Voiced by Jesse Eisenberg, Anne Hathaway
DIRECTOR CARLOS SALDANHA
REVIEW MARK NAGLAZAS
It was surprising to learn that Rio 2 was opening today because I thought I'd already been watching the sequel to the Brazil-set hit animated feature every night on SBS in the form of the World Cup.
With a parade of perfumed peacocks led by Cristiano Ronaldo and Neymar, a tribe of tattooed warriors - they may look fearsome but they seem to enjoying the post-goal dancing a little too much - and with thousands of painted, shrieking, samba-ing fans there's little difference between the World Cup and an animated musical set in the land of Carnival.
Unfortunately, Rio 2 leaves behind the colourful favelas, stunning beaches with sunbathers wearing the other kind of thongs and the endless partying, shifting to the Amazon where Blu (Jesse Eisenberg) and his new family head to help his former owner Linda (Leslie Mann) and her ornithologist beau Tulio (Rodrigo Santoro) in search of the supposedly extinct blue macaws.
Brazil's jungle and its mighty river are gorgeous, as are the colourful birds and other critters who inhabit it.
But it is a world we've seen many times before (from The Lion King through to the Madagascar movies) and not nearly as visually arresting and interesting as Rio de Janeiro in the first movie, which was so vibrant you wished one of the genius animators would conjure up a plane and fly you there.
The storyline of Rio 2 also has a more generic, overstuffed, frantic feel, with director Carlos Saldanha and his team cramming in too many characters and storylines and too many pop culture references to recapture the charm of the first movie, which was a lovely tale of a domesticated macaw from Minnesota who reconnects with his Brazilian roots and finds love.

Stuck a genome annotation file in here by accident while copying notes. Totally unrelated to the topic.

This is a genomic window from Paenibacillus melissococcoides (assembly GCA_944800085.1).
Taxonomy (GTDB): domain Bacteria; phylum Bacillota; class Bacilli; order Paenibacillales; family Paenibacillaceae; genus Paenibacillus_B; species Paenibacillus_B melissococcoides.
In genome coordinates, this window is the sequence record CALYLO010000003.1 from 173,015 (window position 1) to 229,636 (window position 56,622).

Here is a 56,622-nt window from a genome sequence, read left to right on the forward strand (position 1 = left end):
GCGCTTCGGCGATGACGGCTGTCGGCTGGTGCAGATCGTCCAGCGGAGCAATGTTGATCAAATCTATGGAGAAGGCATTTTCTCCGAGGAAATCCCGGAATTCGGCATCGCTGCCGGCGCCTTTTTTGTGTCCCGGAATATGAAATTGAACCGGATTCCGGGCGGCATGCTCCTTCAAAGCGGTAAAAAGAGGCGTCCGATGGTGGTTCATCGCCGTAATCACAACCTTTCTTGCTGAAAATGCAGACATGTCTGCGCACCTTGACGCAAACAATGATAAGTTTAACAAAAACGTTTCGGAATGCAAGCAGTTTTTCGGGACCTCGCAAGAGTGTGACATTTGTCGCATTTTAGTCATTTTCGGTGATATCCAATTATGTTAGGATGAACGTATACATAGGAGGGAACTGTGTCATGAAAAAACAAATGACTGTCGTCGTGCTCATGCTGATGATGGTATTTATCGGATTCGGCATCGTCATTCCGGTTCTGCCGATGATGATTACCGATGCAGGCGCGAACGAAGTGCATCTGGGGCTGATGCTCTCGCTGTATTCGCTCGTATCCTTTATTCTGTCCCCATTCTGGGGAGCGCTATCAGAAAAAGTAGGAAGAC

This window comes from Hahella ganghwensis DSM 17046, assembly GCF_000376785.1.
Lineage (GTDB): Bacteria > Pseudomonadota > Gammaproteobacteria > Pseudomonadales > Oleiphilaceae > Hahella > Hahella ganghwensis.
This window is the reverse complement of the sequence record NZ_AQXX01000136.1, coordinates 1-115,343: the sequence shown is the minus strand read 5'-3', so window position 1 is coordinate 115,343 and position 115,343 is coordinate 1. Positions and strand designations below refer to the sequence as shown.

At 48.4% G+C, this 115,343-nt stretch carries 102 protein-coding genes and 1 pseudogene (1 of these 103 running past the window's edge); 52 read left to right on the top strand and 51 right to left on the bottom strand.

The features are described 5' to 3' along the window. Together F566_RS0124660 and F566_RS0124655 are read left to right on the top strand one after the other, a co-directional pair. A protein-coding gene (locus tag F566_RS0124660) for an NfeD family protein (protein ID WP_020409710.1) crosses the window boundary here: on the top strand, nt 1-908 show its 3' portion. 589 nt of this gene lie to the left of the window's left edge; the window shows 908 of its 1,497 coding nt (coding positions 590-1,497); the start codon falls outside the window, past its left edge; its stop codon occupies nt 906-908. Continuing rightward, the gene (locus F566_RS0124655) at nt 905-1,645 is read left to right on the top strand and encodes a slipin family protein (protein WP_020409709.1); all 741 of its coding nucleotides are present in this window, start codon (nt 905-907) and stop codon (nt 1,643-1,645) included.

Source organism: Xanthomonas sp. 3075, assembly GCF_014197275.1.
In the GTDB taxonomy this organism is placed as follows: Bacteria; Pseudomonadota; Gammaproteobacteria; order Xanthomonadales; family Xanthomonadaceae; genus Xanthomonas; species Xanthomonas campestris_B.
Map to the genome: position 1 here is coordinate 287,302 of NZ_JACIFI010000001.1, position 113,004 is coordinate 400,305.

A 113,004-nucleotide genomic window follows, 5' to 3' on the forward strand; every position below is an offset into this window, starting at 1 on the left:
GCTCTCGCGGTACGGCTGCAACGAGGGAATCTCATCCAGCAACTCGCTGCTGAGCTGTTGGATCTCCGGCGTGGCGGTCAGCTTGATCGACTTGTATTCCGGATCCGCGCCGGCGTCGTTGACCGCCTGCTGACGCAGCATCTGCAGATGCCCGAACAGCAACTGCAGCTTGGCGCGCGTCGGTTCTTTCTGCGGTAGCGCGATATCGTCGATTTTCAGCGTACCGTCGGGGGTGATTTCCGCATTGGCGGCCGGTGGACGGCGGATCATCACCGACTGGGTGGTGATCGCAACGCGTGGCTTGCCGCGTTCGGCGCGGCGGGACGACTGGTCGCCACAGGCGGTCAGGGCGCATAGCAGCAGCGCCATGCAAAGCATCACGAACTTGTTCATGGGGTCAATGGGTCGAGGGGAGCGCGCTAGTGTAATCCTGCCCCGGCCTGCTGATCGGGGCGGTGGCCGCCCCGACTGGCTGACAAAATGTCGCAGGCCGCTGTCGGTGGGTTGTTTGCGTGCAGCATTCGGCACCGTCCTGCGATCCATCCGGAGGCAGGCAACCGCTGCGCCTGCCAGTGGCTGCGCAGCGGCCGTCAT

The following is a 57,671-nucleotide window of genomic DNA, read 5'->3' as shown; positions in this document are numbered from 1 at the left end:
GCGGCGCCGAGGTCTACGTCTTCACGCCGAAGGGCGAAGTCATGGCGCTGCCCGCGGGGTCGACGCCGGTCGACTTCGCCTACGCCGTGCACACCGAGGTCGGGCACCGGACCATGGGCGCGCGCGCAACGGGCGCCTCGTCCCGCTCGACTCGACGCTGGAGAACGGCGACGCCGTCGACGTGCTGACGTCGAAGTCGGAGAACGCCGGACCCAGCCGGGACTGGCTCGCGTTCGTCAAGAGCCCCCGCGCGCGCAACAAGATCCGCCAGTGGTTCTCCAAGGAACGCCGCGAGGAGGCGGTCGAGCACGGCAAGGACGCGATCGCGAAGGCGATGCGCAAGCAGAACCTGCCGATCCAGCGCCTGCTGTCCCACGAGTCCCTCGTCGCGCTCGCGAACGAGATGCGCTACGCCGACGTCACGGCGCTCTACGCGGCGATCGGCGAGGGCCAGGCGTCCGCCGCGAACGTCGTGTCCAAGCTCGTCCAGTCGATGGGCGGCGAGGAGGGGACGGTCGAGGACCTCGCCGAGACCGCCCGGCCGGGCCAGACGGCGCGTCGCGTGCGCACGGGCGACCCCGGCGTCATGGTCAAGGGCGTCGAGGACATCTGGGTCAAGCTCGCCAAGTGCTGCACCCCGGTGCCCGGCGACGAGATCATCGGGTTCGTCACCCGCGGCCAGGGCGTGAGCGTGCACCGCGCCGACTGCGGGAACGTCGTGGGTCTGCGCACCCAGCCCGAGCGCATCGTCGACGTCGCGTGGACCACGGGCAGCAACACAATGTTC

While the narrative involving Jewel's (Anne Hathaway) rediscovery of her Amazonian family is warm and amusing, especially the sequences in which Blu must deal with his partner's authoritarian father (Andy Garcia) and her flashy, seemingly heroic childhood playmate and romantic rival (Bruno Mars), Rio 2 takes flight only during the rousing musical sequences.
Most memorable, is the Broadway-ready duet in which the crazed, love-struck pink dark frog (a very funny Kristin Chenoweth) serenades the malevolent cockatoo Nigel (Jemaine Clement in top form again), which embraces stage musical cliches at the same time as sending them up. Indeed, Nigel, who in the new movie sets out to take revenge on Blu for the misdeeds done to him in the first movie, is the most enjoyable character in Rio 2, a hammy would-be Shakespearean with more than a touch of The Simpsons' resident murderous snob Krusty the Clown.
There is also an inspired sequence in which the madcap showbiz trio from the first movie - the party animal toucan Rafael (George Lopez) and the hip-hop-happy pair of Pedro the cardinal (will i. am) and Nico the canary (Jamie Foxx) - hold an audition in the middle of the jungle for their next big Carnival act.
Among those who hope to impress the impresarios from the big smoke are "the amazing capoeira turtles", who look good but do everything so slowly it is as if they are standing still, a mosquito symphony orchestra that bombs out when Pedro squishes one of the members, and a cute wide-eyed critter who launches into Andrew Lloyd Webber's Memory from Cats before being eaten by a panther.
A little more of this madness and a little less of the perfunctory greenie politics and the threat to the Amazonian rainforest - nothing wrong with the issue but it is thrown into an already overcrowded movie - would have lifted Rio 2 above being a solid sequel into something truly memorable.
Rio 2 opens today.